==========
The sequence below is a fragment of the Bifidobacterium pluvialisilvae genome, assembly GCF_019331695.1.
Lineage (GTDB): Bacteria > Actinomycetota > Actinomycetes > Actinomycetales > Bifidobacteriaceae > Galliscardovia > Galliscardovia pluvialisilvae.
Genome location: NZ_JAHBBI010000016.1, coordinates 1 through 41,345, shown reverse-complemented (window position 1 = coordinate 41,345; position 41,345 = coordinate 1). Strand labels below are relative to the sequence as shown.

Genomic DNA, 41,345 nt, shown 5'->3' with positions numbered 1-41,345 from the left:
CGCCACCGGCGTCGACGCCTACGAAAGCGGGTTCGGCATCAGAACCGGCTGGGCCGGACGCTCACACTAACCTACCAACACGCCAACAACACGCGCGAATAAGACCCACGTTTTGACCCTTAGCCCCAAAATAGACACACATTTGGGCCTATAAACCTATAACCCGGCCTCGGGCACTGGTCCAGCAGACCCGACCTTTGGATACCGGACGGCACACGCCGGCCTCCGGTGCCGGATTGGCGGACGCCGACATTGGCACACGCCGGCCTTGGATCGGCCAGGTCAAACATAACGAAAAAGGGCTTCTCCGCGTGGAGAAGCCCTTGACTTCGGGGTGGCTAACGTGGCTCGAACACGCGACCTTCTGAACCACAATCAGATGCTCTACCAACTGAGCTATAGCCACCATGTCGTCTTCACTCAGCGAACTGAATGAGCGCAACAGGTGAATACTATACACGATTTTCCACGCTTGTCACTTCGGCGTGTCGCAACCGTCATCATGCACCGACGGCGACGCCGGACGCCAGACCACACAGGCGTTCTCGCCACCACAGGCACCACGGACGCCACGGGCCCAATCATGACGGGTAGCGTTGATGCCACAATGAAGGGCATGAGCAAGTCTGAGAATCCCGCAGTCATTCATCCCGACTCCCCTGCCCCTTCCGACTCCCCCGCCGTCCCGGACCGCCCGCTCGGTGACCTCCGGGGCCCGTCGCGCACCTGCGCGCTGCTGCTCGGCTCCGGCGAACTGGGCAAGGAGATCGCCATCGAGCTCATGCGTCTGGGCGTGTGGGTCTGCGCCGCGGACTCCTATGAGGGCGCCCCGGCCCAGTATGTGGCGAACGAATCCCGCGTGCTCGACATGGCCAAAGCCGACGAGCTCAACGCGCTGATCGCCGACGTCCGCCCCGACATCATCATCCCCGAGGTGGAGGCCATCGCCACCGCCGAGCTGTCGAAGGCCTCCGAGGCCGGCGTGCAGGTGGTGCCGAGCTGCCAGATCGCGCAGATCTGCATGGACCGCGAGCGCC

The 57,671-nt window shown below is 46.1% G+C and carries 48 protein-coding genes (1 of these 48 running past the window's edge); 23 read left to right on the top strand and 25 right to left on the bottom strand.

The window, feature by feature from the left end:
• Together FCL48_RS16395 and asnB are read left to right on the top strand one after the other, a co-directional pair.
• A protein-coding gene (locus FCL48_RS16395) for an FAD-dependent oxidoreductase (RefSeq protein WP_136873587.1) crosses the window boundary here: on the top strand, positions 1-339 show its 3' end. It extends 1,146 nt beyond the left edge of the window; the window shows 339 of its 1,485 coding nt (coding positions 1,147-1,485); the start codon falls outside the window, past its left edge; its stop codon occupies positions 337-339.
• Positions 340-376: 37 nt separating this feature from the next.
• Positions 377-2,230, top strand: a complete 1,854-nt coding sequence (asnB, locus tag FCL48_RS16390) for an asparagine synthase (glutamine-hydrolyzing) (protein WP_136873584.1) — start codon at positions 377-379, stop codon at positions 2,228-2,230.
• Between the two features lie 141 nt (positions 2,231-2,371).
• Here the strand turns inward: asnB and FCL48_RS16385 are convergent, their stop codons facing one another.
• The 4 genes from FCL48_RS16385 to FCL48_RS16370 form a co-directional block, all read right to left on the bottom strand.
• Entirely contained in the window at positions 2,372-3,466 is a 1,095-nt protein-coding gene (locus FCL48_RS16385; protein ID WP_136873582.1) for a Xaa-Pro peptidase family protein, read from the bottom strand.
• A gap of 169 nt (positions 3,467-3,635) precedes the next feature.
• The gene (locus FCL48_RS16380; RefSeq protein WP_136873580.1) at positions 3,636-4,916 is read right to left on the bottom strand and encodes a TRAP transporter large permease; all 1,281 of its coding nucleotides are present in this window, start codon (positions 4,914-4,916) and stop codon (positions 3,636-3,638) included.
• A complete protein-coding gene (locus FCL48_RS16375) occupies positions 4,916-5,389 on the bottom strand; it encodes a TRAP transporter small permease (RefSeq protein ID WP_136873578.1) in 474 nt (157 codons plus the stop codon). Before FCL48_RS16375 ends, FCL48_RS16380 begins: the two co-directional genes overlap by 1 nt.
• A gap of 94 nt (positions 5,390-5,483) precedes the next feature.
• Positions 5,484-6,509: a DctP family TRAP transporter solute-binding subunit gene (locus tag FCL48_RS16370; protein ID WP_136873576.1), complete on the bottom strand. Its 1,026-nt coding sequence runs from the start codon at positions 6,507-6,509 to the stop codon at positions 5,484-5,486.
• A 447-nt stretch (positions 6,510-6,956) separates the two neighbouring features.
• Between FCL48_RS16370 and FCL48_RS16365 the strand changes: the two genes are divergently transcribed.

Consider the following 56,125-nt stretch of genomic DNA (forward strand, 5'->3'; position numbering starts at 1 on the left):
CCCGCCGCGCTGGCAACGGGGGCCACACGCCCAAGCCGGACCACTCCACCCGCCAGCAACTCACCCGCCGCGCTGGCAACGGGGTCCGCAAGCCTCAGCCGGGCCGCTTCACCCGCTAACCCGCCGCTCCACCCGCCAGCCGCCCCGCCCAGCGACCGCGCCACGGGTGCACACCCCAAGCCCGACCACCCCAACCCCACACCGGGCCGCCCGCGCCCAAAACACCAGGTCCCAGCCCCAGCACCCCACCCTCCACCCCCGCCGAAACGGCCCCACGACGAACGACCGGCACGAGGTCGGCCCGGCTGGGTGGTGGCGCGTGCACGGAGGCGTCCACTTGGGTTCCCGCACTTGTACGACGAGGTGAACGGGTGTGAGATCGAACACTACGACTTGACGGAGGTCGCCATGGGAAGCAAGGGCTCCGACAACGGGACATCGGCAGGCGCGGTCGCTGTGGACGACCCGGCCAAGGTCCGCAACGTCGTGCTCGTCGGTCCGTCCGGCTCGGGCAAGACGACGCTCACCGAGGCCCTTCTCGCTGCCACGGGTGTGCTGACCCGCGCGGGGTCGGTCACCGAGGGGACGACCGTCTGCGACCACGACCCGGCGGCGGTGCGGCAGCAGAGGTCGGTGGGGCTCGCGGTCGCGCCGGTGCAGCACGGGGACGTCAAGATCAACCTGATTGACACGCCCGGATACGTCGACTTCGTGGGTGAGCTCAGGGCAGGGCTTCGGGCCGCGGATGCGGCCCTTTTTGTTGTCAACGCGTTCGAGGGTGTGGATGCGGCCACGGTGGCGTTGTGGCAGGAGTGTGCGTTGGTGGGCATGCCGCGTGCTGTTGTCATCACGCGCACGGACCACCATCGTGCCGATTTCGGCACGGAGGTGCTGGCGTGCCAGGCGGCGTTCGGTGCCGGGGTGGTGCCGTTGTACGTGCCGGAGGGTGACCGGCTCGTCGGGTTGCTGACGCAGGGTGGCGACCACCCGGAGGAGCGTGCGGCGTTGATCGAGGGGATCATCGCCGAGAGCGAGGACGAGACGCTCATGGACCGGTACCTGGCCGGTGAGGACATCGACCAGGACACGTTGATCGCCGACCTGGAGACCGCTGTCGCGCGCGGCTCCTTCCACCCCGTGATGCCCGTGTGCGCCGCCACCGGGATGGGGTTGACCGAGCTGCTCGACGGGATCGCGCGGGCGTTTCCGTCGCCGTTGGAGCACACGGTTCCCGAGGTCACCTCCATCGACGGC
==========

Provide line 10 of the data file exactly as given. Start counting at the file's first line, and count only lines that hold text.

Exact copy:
• Positions 340-376: 37 nt separating this feature from the next.